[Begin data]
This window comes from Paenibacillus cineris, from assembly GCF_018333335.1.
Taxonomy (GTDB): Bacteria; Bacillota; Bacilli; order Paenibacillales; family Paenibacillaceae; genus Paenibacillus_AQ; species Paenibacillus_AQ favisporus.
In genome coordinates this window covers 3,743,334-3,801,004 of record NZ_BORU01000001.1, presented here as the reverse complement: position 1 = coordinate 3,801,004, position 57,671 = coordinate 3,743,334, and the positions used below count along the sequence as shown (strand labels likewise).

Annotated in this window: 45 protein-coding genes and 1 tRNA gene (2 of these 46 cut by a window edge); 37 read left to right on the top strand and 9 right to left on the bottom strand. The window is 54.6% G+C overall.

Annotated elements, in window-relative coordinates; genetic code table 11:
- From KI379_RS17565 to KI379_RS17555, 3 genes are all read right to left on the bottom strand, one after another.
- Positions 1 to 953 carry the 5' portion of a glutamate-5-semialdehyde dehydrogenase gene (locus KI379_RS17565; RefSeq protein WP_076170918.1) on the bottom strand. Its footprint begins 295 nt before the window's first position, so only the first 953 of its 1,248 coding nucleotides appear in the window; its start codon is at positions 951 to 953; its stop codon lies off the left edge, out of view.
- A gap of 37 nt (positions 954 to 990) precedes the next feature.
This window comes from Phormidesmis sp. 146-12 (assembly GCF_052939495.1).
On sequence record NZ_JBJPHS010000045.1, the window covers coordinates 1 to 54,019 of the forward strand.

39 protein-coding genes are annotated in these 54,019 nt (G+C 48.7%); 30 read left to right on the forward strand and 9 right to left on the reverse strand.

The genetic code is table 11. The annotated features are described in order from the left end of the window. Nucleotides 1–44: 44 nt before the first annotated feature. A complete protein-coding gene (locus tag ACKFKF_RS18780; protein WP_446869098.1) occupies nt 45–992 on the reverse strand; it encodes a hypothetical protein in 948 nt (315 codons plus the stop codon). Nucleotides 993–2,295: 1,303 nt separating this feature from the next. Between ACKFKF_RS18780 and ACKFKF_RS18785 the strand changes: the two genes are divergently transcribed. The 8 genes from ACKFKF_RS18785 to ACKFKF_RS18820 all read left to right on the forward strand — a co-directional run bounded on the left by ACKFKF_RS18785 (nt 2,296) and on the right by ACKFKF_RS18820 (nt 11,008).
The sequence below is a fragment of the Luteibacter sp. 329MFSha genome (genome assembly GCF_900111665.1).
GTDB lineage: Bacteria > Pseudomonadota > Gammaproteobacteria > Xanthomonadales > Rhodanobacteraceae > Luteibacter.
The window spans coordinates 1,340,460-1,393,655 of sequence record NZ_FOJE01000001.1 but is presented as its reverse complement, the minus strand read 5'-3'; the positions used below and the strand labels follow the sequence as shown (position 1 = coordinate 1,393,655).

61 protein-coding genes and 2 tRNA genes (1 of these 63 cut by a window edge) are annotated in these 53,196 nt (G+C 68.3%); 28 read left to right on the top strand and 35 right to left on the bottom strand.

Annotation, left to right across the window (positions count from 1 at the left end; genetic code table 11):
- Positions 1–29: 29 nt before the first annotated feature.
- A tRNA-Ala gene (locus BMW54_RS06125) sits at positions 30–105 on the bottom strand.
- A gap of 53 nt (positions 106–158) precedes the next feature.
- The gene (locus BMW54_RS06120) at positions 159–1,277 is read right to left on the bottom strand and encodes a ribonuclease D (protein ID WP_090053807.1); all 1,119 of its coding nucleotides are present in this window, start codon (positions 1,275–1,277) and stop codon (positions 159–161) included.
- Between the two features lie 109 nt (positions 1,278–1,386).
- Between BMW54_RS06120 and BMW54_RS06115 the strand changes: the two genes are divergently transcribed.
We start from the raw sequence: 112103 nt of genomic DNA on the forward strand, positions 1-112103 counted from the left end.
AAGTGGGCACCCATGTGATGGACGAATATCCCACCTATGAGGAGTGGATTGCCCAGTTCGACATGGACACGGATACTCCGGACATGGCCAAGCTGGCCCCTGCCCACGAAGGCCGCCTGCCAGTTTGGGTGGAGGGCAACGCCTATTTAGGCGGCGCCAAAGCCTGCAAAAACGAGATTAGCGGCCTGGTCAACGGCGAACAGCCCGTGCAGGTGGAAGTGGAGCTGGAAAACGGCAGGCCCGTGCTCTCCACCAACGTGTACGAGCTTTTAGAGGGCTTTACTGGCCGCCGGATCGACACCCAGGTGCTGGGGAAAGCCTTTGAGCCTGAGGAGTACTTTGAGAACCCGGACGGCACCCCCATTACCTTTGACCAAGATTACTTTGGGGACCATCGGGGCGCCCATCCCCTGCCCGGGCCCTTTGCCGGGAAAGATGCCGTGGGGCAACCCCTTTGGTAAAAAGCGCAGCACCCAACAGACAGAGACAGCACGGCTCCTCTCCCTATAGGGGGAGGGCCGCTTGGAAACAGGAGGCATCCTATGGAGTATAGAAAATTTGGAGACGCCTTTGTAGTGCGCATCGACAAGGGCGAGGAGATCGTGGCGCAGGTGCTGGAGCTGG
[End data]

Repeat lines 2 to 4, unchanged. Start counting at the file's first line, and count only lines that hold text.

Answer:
Taxonomy (GTDB): Bacteria; Bacillota; Bacilli; order Paenibacillales; family Paenibacillaceae; genus Paenibacillus_AQ; species Paenibacillus_AQ favisporus.
In genome coordinates this window covers 3,743,334-3,801,004 of record NZ_BORU01000001.1, presented here as the reverse complement: position 1 = coordinate 3,801,004, position 57,671 = coordinate 3,743,334, and the positions used below count along the sequence as shown (strand labels likewise).

Annotated in this window: 45 protein-coding genes and 1 tRNA gene (2 of these 46 cut by a window edge); 37 read left to right on the top strand and 9 right to left on the bottom strand. The window is 54.6% G+C overall.